We can’t protect the economy – and the people who make it work – if we don’t start by identifying the risks.
We know far too little about how much climate-related risk is sitting on the books of banks and insurance companies.
It’s not a surprise that Wall Street is trying to hide just how heavily they’ve invested in corporate polluters. This lack of transparency about the largest U.S. banks’ significant investments in long-term fossil projects here and abroad hides potential financial risks.
Those are risks that workers and families investing their pensions and 401Ks are going to pay the price for.
We need to know where Wall Street is investing people’s hard-earned savings. And if it’s invested in shrinking industries that threaten their jobs and their communities, we need to know about it.
That means looking at stronger transparency rules, and it means looking at whether the tools financial watchdogs already have can help us shine a light on these risks.
While some large banks and other companies have voluntarily disclosed some of their investments, not enough of them have, and they aren’t moving fast enough.
We needed this years ago.
Look around – climate-related disasters are already here, and they’re already grinding local economies to a halt, forcing people out of work, and destroying their communities.
The second polar vortex in a decade to cripple Texas is not far behind us, and we’re approaching what some are predicting will be an above-average hurricane – those are economic risks.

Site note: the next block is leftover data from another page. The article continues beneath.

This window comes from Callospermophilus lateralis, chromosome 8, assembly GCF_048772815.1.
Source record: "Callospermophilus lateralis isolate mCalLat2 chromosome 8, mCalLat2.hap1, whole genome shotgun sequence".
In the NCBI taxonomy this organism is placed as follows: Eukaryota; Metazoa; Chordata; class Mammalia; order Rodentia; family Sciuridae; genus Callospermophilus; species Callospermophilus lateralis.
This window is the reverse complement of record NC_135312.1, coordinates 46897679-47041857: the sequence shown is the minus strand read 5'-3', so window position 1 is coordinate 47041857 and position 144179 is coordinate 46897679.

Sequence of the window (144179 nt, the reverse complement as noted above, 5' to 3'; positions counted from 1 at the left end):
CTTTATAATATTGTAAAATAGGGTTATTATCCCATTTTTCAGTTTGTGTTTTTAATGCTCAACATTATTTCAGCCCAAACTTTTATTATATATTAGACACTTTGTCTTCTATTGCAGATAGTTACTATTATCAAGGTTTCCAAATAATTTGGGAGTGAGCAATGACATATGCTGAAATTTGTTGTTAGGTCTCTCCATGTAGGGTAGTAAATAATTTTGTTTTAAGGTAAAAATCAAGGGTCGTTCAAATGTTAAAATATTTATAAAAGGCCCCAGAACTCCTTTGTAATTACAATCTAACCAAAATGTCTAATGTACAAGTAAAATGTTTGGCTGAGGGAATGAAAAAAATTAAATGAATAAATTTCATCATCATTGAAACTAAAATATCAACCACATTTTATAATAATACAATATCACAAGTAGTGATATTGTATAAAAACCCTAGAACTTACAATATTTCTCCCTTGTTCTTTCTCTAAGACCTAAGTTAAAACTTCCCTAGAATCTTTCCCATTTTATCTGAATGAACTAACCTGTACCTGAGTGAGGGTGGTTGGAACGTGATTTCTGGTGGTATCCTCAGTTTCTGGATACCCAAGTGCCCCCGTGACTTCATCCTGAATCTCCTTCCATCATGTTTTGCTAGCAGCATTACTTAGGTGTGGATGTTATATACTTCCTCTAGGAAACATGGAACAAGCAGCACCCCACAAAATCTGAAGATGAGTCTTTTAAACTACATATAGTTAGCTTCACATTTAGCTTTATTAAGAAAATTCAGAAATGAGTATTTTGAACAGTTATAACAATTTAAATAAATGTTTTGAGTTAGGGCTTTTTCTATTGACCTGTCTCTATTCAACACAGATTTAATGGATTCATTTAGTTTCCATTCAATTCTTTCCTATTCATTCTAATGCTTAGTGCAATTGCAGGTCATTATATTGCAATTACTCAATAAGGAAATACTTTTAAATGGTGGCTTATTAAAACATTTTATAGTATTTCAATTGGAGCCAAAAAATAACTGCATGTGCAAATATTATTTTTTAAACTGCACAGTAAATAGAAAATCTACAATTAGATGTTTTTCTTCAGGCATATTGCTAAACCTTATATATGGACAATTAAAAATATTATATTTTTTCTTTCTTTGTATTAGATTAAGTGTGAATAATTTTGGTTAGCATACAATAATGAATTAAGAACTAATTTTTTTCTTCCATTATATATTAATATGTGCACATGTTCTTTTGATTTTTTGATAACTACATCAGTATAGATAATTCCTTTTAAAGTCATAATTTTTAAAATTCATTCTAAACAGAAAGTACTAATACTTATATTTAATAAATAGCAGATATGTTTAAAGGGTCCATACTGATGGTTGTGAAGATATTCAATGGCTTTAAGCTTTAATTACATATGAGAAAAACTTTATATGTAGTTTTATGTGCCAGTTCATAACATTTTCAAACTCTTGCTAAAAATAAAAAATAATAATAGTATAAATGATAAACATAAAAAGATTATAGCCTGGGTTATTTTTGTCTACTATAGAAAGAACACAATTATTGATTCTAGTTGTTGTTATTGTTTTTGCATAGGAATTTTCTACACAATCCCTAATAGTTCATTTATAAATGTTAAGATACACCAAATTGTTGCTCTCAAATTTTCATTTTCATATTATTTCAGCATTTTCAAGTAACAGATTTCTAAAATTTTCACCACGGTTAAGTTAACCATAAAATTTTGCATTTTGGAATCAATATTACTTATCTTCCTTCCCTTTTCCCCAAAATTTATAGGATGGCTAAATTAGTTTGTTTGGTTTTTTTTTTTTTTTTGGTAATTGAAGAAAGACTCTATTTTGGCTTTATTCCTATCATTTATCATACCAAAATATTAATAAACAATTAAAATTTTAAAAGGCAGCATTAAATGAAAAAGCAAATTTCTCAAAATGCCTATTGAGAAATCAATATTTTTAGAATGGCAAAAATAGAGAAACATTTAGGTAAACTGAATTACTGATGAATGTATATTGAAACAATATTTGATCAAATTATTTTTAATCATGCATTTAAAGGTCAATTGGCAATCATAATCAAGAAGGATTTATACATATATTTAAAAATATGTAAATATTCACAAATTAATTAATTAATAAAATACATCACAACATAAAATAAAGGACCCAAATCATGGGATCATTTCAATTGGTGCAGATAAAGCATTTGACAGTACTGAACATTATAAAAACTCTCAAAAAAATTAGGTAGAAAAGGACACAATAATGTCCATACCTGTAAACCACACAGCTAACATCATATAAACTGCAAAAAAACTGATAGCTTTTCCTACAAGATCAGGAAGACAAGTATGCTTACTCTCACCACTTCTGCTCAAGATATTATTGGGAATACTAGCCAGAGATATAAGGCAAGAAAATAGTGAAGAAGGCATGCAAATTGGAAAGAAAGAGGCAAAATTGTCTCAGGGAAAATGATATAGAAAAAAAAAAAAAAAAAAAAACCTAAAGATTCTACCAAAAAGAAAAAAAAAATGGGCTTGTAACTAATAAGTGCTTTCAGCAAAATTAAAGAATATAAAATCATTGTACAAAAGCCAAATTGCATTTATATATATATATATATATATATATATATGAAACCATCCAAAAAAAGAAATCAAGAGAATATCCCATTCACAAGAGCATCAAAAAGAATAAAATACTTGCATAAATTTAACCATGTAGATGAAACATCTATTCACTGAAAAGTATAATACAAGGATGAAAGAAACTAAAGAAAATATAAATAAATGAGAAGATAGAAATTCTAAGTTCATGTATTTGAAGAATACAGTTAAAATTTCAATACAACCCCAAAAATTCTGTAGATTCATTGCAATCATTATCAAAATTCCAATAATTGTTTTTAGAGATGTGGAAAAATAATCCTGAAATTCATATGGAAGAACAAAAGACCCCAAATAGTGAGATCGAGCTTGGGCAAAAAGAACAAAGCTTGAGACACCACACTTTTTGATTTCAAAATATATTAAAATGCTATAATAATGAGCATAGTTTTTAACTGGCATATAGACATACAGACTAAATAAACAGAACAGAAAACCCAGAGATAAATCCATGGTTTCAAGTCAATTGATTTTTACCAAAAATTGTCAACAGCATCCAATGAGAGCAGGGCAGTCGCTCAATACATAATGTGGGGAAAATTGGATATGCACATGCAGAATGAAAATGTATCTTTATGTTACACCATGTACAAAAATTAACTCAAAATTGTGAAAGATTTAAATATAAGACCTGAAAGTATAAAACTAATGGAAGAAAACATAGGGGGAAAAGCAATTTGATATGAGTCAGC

Persistent drought leaves the Mountain West dealing with wildfires that rack up multi-billion dollar economic losses year after year, in fire seasons that are so constant they’ve ceased to be seasons – that’s an economic risk.
Farmers in the Plains states lost an entire planting season because of wet fields or flooding that once would have been shocking, but now is all too common – that’s an economic risk.
A three-day downpour flooded more than 100,000 homes in Houston, forced hundreds of thousands of people out of their homes, and ground commerce to a standstill at one of the three busiest ports in the country – with effects like that, it’s hard not to think that the only way you could fail to see an economic risk, is if you’re being paid not to see one.
It’s also not enough to just think about the climate risks to companies’ balance sheets or stock prices – the financial industry, and our government, has to take into account the risks to people’s livelihoods, the communities they live in, the food they eat, and the investments they’ve made for their retirements.
As we look for opportunities, we need to make sure that American industry—steel and aluminum, paper and autos—can access the capital they need to reduce or eliminate emissions.
And when we increase transparency across the financial sector and take into account the clear economic costs of climate change, then lenders, industry, and workers will be rewarded by making these capital investments.
Today we’ll hear from five witnesses who will share their insights and expertise on those risks, and the opportunities we all have to protect and rebuild our economy. I hope my colleagues will keep an open mind.
Every day that we delay is another missed opportunity to invest in new industries and technologies, to make our businesses more competitive, and to create jobs in communities that are so often left behind.
And if we don’t tell people the truth and take this seriously, we know who is going to pay the price.
It’s never CEOs. It’s never the corporate boards. It’s never senators.
It’s going to be the ranchers in North and South Dakota, and the line cook in New Orleans, and the kindergartner with asthma in Las Vegas, and the steel worker in Cleveland.
It’s their jobs and their savings and their futures on the line. And it’s our job to be on their side.